Unfortunately, the referenced article in the first post of this thread, doesn't mention the relativity of this 'polution' caused by 3D printers: it's comparable to grilling meat on a charcoal barbeque or smoking a cigarette, as mentioned here and in other articles.
I'm not sure... see below...
Wet/dry vacs have two filters, one filter that catches real fine particles like dust. The outer filter which fits over the dust filter is foam. I've used it on real fine saw-dust and nothing got by the filters, the exhaust was blowing clean air even though the foam filter was dry....
The problem isn't so much the volume of dust. The problem is the size of it. Regular filters simply aren't equipped to deal with nano-particles. They're just too small.
A good example of the problem in action is when you see outbreaks of cryptosporidium in the water. It makes a lot of people sick and kills some elderly and kids. It's a very small pathogen that isn't filtered out of the water by things like Brita filters or granular carbon filters. You need an RO or high-quality compressed carbon block filter as their particulate filtering size is very small, and enough to get the pathogen. My guess is that the filters on a wet/dry vac are more like a Brita filter than an RO filter.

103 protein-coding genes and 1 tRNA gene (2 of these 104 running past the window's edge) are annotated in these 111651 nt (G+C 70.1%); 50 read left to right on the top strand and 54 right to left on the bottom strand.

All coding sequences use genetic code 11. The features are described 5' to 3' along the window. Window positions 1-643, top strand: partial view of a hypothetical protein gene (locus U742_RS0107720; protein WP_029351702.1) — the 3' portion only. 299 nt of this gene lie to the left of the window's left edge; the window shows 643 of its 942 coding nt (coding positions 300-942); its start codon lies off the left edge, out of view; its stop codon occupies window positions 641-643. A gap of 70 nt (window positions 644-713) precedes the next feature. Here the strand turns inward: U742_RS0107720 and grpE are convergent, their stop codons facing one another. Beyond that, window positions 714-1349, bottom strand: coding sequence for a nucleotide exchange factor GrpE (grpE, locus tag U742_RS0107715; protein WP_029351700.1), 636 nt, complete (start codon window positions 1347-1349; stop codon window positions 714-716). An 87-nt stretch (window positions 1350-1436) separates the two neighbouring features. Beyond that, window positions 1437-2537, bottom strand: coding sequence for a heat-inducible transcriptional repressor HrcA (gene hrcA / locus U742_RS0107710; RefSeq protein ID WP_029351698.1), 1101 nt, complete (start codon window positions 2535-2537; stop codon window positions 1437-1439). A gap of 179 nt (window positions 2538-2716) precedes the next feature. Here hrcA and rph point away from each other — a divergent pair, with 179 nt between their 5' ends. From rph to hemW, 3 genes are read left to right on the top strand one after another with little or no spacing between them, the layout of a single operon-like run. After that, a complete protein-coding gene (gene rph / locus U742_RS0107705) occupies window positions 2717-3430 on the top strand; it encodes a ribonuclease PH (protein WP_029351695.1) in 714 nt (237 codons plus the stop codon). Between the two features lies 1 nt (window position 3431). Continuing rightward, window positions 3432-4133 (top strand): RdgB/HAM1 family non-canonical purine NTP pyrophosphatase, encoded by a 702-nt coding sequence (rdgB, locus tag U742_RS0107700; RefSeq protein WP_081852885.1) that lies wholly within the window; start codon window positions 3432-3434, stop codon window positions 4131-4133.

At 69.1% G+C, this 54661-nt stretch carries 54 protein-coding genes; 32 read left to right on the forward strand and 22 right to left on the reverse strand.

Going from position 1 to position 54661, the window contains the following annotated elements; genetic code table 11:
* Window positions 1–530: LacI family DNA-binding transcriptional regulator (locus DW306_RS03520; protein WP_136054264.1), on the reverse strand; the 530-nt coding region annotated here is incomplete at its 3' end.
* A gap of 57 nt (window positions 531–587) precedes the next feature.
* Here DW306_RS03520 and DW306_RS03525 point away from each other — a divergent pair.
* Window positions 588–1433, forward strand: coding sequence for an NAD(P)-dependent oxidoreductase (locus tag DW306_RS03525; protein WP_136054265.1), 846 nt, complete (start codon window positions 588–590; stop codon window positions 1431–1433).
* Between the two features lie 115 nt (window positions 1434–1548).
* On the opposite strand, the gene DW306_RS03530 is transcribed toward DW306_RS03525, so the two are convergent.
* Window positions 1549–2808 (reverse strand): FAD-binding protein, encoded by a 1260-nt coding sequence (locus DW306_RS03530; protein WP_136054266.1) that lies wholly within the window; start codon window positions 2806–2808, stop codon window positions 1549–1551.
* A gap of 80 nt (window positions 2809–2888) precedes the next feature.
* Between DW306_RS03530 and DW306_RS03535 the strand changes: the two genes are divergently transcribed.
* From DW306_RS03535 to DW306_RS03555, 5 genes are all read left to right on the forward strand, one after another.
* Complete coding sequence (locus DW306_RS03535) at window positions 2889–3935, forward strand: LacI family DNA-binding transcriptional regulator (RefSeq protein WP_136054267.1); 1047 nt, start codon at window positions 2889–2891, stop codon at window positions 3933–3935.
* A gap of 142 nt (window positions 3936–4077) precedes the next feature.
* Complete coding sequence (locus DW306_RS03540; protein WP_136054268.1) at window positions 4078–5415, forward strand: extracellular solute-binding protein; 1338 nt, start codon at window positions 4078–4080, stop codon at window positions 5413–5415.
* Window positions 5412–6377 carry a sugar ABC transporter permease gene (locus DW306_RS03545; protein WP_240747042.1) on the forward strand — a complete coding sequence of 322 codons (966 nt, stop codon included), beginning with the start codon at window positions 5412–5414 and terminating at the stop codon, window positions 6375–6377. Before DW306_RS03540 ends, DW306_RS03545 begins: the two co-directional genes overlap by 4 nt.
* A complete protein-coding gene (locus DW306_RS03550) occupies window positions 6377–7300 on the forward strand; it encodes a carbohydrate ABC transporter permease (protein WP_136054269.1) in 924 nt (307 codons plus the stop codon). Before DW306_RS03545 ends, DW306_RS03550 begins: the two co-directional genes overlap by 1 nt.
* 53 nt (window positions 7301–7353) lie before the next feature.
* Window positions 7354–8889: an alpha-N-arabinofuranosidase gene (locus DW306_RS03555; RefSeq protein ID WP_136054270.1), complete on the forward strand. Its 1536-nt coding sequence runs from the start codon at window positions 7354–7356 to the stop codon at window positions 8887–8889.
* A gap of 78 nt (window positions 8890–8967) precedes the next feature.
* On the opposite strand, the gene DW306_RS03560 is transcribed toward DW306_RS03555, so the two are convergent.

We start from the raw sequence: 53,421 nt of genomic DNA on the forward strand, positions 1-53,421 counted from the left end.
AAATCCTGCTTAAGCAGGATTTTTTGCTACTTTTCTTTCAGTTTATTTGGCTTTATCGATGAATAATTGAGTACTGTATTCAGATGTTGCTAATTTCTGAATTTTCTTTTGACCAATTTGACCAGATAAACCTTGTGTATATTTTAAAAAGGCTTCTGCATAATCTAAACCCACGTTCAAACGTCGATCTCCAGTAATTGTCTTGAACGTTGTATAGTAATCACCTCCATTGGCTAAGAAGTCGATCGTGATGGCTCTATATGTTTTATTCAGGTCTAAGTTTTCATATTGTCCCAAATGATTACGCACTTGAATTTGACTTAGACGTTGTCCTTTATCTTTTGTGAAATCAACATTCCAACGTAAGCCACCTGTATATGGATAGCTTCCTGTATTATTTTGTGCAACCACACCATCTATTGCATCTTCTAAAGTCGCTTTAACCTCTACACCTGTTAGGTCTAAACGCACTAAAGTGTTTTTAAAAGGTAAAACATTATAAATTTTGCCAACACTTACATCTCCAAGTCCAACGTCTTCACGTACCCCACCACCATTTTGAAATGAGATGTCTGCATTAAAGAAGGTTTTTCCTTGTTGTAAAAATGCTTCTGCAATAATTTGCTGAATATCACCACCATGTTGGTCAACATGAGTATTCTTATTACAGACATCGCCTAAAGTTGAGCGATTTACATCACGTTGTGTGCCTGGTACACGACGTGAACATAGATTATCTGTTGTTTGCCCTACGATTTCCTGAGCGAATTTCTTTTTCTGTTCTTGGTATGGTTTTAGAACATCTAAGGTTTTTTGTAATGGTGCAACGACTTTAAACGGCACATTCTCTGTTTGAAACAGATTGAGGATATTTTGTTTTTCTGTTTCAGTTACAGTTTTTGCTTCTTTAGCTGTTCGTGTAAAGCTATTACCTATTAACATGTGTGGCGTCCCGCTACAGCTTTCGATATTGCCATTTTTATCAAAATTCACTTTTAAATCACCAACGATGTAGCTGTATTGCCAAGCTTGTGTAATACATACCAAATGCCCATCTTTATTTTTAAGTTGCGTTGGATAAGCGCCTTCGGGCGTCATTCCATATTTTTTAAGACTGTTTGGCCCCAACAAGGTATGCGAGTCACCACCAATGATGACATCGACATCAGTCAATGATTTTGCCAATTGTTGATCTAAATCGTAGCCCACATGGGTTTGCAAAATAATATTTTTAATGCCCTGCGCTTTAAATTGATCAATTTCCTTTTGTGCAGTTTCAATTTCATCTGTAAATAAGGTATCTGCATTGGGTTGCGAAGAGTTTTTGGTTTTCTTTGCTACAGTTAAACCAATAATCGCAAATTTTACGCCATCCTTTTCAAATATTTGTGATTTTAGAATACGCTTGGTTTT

There are other kinds of filters that act fundamentally differently though - e.g. electrostatic and chemical/resin filters. I don't know enough about 3D printing media to know what kind of filter would help though.
From what I've read across a few different articles in different disciplines, nano-particles are very much different as they can interact on much smaller scales, which is what makes them so effective in many cases.
I have NO idea whether 3D printing material is safe or not or whether it's mostly safe or whatever.
I AM willing to bet that the small size of the particles is relevant to the discussion of whether they are safe or not. Beyond that, no clue.
My guess is that it's probably better to be safe than sorry, and to try to minimize the amount that you breathe in. Given how small they are, it's going to make filtering out all of it tough, but some basic precautions would still be a good idea.